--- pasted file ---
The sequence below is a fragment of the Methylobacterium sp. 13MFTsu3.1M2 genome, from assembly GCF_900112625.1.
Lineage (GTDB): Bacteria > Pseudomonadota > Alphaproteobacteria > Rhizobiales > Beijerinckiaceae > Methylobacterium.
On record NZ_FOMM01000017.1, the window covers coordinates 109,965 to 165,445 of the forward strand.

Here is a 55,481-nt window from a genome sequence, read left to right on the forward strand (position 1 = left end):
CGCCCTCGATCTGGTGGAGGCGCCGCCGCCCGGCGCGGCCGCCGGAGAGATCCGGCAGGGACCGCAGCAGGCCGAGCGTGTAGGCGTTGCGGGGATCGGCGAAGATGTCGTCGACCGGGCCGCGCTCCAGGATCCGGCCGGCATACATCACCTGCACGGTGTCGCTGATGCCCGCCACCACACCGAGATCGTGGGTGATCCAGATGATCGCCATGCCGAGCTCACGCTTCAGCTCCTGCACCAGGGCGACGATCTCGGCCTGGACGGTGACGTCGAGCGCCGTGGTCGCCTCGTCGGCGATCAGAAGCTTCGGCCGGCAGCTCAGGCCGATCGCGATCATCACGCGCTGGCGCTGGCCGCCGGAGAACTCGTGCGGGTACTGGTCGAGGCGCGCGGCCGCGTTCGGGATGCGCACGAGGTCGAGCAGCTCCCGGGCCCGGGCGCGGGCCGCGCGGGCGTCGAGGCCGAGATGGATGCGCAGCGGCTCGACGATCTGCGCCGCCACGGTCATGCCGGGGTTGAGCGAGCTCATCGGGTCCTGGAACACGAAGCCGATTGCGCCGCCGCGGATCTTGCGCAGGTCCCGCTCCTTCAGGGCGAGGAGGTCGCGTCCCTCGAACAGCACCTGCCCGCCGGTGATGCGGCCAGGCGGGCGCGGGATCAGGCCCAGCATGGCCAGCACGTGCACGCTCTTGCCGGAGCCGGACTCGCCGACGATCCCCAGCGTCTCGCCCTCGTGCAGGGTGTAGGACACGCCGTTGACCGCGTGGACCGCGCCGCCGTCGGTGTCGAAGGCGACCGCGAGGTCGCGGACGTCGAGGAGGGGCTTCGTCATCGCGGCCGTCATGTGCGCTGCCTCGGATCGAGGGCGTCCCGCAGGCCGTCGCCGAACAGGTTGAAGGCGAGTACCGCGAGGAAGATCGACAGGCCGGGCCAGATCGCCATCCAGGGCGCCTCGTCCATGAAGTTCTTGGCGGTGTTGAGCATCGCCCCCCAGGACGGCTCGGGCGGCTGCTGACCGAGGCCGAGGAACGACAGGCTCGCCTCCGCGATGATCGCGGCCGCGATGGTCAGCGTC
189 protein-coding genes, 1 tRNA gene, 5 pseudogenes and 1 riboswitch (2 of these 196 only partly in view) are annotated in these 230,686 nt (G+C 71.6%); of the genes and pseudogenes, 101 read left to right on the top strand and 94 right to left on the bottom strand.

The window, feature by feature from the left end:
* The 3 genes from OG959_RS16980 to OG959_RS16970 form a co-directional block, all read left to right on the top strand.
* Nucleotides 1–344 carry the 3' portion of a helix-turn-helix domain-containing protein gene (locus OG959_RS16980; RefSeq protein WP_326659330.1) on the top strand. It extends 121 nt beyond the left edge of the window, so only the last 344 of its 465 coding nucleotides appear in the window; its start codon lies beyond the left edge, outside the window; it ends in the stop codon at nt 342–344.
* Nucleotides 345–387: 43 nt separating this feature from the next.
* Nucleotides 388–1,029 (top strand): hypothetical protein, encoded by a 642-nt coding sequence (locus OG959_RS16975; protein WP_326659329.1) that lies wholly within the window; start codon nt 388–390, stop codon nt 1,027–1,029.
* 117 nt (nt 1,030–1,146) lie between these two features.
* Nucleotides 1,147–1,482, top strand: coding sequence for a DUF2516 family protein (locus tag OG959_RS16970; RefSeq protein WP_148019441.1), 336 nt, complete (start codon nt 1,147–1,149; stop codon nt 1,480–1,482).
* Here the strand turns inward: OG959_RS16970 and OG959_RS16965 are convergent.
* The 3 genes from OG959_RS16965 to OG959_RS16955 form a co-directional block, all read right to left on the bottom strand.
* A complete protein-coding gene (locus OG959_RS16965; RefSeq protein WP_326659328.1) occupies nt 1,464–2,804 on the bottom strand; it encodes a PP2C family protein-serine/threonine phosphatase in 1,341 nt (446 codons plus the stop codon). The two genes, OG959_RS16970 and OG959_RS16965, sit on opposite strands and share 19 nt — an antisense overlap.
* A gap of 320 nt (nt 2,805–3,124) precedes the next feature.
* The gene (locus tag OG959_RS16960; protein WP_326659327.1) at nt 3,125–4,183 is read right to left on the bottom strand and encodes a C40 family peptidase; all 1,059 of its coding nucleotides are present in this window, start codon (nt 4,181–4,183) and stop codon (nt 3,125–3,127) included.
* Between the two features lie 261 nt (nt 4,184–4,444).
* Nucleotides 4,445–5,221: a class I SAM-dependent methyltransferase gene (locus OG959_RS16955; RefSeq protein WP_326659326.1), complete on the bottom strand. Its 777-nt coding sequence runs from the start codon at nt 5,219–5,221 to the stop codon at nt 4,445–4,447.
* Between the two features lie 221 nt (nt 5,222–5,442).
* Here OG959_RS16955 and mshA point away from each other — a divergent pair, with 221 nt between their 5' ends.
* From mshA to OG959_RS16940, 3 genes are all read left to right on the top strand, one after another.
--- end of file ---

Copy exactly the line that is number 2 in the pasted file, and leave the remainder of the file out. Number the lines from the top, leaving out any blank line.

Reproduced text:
Lineage (GTDB): Bacteria > Pseudomonadota > Alphaproteobacteria > Rhizobiales > Beijerinckiaceae > Methylobacterium.